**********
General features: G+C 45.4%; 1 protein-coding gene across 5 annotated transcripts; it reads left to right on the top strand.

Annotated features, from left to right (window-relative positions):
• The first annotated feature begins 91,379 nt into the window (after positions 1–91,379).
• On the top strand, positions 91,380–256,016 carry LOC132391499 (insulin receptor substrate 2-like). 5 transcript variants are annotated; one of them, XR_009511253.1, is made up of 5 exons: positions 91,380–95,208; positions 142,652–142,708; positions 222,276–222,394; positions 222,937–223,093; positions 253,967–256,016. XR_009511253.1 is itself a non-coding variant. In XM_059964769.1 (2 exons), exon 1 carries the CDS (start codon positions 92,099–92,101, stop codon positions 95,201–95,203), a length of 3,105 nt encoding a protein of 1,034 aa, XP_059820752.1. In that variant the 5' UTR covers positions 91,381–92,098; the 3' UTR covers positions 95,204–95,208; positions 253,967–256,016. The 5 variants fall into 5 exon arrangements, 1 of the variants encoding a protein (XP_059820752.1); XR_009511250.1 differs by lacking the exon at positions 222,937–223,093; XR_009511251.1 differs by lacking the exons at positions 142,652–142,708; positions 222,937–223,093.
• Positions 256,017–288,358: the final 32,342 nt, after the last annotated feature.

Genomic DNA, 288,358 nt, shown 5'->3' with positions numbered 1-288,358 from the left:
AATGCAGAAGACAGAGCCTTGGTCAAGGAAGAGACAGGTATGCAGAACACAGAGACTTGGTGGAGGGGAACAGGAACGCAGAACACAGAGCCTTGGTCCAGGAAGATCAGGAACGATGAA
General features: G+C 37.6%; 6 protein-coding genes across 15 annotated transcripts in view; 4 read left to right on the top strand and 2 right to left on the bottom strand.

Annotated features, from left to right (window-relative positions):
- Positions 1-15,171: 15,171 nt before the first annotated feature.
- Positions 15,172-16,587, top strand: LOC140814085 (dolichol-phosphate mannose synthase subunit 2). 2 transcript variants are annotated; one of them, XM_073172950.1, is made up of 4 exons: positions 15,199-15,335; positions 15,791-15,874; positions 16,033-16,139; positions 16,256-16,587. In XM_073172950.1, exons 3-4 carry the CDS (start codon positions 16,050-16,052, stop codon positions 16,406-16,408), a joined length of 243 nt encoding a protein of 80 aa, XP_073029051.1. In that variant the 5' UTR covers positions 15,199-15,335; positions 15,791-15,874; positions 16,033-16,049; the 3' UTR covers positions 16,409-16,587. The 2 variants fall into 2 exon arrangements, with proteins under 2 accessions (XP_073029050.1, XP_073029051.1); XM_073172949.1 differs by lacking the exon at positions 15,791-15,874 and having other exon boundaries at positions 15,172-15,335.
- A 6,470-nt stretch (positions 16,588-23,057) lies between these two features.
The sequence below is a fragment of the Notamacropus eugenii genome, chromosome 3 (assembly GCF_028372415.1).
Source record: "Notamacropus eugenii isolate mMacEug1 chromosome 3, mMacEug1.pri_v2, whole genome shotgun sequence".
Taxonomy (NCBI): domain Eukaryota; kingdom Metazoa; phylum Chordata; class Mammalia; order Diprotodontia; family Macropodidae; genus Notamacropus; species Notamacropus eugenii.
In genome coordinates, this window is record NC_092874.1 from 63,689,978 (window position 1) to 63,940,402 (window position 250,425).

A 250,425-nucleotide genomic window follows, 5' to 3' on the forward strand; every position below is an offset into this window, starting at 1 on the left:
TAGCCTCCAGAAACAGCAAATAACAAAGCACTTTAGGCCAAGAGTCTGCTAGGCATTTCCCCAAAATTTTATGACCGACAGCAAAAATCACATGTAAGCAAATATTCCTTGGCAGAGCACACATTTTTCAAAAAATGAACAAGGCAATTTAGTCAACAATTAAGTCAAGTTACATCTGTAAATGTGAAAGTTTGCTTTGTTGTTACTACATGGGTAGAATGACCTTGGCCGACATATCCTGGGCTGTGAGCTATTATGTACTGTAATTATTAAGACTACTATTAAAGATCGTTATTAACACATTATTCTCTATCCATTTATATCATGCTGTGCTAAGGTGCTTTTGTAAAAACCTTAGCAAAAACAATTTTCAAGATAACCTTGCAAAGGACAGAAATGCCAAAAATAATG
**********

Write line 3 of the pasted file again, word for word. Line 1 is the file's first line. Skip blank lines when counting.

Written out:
• The first annotated feature begins 91,379 nt into the window (after positions 1–91,379).